Neurolecture Seminar Series

Concussion and Repetitive Head Impacts in Collision Sports: Neurological Risks

Buckley ThomasThomas A. Buckley, Ph.D.
Department of Kinesiology & Applied Physiology
University of Delaware

  • October 28, 2021
  • 3:00 p.m.
  • Lombardi Building, Room 224A

There has been considerable attention in recent years to the lifelong effects of both concussions and repetitive head impacts on the long-term health of athletes, especially football and ice hockey players.  Newspapers and TV news have highlighted tragic outcomes associated with longtime collision sport athletes like NFL stars Junior Seau and Dwight Clark.  However, the scientific findings to date are more complex than a simple 'playing football causes brain damage' headline would suggest.  This presentation will discuss the evidence of reduced neurological health and conflicting evidence of better life outcomes in former football players with a focus on the effects of youth sports participation.

The functional architecture of human visual cortex

Headshot of Speaker Alex PuckettAlex Puckett, Ph.D.,
School of Psychology
University of Queensland, Australia

  • October 16, 2020
  • 3:00 p.m.
  • For Zoom information to join the presentation, please email Zoey lsherwood at

Our rich, unified visual experience is made possible only through the concerted activity of many, specialized cortical areas. In this talk, I will discuss two distinct but complementary studies aimed at better understanding the functional architecture of these visual areas in humans. For the first, I will discuss a wavelet-based approach for parametrically and subtly manipulating the complex statistical properties of natural scenes with a high degree of control and flexibility. Using fMRI, I'll then show how our cortical visual areas are differentially sensitive to these subtle manipulations. For the second project, I'll detail our recent work using fMRI data from a large cohort of participants (N = 181) to develop a deep neural network able to predict the retinotopic organization of human visual cortex. These predictions are made at the individual level, directly on a surface model of the cortex, and from underlying anatomical information alone.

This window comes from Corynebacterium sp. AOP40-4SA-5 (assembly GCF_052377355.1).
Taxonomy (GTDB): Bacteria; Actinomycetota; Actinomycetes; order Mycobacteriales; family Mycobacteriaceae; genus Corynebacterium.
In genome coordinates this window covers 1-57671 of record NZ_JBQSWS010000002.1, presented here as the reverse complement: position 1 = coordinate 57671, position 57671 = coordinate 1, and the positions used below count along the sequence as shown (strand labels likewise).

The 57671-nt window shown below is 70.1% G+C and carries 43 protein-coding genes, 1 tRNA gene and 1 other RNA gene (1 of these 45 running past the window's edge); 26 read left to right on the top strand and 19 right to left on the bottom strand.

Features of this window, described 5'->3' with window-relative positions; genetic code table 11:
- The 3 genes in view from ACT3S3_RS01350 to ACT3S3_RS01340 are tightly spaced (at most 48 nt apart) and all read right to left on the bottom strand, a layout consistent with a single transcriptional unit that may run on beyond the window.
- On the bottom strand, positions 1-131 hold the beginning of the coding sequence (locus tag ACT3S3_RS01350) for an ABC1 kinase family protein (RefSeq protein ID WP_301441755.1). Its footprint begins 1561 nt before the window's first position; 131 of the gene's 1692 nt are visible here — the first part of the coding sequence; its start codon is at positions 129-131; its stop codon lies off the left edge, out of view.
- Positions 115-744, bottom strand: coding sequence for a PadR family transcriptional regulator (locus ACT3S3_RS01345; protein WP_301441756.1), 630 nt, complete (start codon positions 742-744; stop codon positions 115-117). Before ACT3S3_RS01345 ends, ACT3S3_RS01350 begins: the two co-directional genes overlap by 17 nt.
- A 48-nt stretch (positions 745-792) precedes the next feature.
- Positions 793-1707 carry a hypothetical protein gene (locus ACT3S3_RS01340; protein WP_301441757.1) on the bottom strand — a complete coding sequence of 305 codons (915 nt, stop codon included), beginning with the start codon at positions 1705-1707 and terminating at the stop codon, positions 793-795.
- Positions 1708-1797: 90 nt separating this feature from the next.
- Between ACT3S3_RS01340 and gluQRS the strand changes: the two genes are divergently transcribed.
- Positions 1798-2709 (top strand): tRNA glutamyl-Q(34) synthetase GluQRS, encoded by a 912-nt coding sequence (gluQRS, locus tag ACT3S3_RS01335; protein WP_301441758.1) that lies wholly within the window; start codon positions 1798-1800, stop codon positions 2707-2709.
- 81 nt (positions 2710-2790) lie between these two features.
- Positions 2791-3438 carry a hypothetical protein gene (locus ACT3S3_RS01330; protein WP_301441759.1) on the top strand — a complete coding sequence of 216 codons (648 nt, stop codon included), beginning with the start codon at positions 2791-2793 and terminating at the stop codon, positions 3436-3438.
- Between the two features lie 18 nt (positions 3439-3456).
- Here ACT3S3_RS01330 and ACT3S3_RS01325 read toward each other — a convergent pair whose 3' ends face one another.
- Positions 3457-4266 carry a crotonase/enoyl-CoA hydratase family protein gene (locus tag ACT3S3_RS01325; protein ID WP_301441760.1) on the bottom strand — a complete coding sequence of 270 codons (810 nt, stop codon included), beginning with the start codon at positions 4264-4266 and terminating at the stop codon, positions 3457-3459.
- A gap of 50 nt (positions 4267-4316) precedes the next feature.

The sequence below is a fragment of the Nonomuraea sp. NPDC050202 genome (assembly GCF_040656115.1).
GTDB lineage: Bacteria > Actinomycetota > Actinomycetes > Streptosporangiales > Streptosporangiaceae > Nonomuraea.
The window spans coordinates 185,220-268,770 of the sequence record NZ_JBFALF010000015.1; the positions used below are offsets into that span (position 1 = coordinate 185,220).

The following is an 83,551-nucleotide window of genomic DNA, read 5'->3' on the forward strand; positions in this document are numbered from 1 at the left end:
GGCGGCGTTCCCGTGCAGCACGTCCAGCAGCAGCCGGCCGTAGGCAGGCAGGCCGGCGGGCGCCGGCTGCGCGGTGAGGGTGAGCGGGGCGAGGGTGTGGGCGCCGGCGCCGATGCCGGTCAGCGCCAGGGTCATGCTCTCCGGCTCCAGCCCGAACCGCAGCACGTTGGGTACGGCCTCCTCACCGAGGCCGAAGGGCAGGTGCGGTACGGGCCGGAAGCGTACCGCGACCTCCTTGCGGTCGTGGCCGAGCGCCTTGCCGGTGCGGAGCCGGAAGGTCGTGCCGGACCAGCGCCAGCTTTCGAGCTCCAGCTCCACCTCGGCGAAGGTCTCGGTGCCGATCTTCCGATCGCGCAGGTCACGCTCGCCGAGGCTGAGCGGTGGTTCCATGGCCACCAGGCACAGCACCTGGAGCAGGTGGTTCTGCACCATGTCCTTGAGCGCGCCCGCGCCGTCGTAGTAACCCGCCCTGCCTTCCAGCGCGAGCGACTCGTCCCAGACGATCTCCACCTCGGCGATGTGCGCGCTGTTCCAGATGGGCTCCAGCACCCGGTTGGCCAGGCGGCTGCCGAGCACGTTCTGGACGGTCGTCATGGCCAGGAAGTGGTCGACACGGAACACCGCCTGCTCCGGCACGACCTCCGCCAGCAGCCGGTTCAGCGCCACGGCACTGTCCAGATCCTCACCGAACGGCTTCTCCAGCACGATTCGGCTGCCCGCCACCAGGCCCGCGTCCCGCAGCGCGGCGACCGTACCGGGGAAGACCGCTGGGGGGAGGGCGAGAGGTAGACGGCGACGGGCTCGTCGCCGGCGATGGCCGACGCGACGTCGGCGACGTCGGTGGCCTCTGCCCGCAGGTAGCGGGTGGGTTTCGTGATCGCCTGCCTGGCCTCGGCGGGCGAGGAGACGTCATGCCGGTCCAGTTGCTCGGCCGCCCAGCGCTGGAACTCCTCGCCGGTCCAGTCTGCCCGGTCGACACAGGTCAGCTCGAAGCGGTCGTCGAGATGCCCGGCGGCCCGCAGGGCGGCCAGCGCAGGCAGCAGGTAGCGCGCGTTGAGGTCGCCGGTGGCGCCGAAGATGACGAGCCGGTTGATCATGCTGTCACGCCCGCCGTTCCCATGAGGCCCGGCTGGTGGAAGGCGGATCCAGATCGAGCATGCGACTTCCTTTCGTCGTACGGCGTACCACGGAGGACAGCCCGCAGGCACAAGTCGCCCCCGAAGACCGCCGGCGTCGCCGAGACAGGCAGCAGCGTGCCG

The fine and not so fine detail of fMRI

Mark Schira headshotMark Schira, Ph.D.
School of Psychology
University of Wollongong, New South Wales, Australia

  • November 17, 2020
  • 2:00 p.m.
  • For Zoom information to join the presentation, please email Zoey Isherwood at

Functional Magnetic Resonance Imaging has become a widely available standard tool in Neuroscience. fMRI as we know it today started its widespread use around 1995 with a series of seminal yet independent works, demonstrating that fMRI can image the complex layout of the visual cortex through retinotopic mapping. While MRI hardware and sequences have evolved dramatically in the 25 years since then, the techniques and applications in neuroscience have not. Much like the early work, most fMRI recordings today use 3x3x3 mm, ignoring the potential modern scanners offer. In my presentation, I will talk about some basic concepts of noise in fMRI data, resolution, the evolution of scanning, and how it allows us high-resolution fMRI today. I will then present some results from our latest work using high-resolution fMRI on how BOLD and retinotopic maps change over cortical depth.